Databases aren't the only places where your Rails application might need a speed boost. Your view code can slow to a crawl as well. This section discusses a way to speed up views, and provides a look at what can slow them down.
Caching is the purest way to speed up your Rails application. By that, I mean that caching has a sort of strict adherence to the Don't Repeat Yourself (DRY) principle — don't redo page generation that you've already done. The basic idea of caching is that your Rails application automatically stores generated HTML for a page or some segment of a page. When the next user requests that part of the application, the cached file is sent to the browser, saving you from regenerating the data. The performance improvement here can be substantial, not just because you are saving the render time, but also because you are saving the bandwidth to and from the database. Where applicable, caching can give you a multiple order-of-magnitude speedup.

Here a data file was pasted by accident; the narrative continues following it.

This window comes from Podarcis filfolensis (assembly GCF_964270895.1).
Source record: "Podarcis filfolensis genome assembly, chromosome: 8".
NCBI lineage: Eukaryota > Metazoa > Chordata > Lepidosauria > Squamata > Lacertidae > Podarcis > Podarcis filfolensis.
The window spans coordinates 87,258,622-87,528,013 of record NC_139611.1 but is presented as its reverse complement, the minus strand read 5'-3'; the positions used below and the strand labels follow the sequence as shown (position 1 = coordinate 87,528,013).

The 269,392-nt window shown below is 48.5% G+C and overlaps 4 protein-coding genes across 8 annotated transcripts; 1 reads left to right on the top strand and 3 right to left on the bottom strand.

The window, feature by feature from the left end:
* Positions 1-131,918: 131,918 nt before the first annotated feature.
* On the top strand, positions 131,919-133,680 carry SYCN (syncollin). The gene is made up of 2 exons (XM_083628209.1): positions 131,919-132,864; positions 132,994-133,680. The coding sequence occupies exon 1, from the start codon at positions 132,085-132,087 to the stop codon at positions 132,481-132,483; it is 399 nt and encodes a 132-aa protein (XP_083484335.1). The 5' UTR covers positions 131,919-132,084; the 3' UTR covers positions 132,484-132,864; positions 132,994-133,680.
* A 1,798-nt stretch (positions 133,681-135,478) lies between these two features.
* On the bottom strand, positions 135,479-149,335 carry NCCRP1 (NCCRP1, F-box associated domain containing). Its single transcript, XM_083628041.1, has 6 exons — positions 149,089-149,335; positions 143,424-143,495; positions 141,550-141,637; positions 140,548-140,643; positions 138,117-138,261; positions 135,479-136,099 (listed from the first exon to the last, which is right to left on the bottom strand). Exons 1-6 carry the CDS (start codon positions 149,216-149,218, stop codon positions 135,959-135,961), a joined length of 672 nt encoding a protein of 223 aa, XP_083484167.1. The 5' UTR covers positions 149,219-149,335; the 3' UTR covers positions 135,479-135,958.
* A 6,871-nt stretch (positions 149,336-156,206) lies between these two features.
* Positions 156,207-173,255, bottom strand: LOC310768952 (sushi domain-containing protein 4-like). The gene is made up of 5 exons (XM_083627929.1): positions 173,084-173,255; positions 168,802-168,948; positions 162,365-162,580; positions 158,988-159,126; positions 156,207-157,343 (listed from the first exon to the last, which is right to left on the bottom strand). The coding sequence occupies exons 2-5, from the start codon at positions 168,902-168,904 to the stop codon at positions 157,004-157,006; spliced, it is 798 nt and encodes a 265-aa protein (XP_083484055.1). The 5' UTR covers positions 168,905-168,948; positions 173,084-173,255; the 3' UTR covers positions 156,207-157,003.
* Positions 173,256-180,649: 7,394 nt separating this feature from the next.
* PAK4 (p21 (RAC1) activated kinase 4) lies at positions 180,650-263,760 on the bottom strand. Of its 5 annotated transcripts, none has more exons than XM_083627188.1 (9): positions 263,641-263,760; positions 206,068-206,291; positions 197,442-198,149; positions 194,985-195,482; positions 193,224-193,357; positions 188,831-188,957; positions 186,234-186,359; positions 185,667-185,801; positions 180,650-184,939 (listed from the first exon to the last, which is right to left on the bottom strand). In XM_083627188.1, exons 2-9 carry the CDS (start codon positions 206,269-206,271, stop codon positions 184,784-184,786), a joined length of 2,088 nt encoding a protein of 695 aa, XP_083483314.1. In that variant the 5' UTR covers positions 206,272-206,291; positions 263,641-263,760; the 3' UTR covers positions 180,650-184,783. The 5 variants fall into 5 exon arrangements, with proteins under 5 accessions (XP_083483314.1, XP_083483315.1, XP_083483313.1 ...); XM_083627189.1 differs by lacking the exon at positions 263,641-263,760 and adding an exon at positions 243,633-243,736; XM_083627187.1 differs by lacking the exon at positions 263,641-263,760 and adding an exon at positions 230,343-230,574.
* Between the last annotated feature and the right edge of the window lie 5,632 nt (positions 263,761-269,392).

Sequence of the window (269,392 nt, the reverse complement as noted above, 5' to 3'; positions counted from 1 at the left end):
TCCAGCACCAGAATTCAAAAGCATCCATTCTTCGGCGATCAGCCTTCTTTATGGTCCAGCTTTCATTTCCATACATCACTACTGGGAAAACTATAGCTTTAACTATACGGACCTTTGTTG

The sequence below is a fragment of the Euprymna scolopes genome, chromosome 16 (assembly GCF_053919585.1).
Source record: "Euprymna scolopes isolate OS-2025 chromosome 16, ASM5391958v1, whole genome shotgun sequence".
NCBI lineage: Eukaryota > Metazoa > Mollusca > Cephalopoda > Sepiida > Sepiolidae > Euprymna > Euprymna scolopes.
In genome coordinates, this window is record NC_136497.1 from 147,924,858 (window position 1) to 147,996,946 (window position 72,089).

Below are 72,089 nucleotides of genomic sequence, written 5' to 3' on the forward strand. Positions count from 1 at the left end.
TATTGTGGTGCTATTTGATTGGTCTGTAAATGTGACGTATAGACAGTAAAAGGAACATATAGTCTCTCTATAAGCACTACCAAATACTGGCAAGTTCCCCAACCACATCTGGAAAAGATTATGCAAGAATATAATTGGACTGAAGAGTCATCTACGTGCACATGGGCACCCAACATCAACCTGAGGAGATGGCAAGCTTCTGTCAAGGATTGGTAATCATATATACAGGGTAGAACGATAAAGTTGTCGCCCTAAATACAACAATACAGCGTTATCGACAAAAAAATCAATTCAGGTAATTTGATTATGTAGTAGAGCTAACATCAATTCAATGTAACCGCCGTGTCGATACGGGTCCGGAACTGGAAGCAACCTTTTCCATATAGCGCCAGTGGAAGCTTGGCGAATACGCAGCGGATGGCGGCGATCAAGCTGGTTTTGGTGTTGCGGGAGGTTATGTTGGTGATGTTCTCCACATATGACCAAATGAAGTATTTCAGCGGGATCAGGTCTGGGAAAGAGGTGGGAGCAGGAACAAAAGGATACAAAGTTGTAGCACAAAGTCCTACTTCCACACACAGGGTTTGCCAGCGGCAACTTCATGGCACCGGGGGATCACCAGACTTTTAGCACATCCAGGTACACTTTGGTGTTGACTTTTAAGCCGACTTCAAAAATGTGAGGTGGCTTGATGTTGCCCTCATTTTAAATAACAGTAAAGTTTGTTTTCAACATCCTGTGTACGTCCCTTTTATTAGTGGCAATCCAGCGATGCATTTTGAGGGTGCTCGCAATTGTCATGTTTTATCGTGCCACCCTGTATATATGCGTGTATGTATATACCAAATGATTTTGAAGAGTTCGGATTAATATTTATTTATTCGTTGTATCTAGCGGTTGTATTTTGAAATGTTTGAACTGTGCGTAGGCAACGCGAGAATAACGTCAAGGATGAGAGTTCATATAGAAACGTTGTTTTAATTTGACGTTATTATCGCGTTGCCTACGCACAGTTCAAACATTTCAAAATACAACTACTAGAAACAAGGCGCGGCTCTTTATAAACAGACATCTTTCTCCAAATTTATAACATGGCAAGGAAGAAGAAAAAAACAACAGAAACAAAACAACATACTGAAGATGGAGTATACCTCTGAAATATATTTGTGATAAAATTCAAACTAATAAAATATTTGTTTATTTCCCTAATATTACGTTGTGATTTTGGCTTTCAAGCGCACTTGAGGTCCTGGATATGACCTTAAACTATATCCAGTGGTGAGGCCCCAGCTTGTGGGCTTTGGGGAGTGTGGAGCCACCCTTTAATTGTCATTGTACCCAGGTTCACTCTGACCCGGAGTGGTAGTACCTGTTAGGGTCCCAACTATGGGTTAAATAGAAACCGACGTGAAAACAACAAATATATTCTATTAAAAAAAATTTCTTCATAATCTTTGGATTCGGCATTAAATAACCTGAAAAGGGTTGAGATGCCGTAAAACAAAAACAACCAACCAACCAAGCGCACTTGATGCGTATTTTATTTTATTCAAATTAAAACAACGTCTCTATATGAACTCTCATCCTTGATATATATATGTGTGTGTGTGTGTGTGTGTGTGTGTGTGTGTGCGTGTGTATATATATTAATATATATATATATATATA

Caching is applicable for any page or portion of a page that will be identical for multiple users. Even if the underlying data changes rapidly, you can still get a performance speedup for a cache that is expired frequently. If you're getting 10 hits a second, then even with a cache that lives for 30 seconds, well over 99 percent of your page hits will be served from the cache.
Rails can cache at three different scales: an entire page, an entire controller action, or an arbitrary fragment of a view. Each scale has ...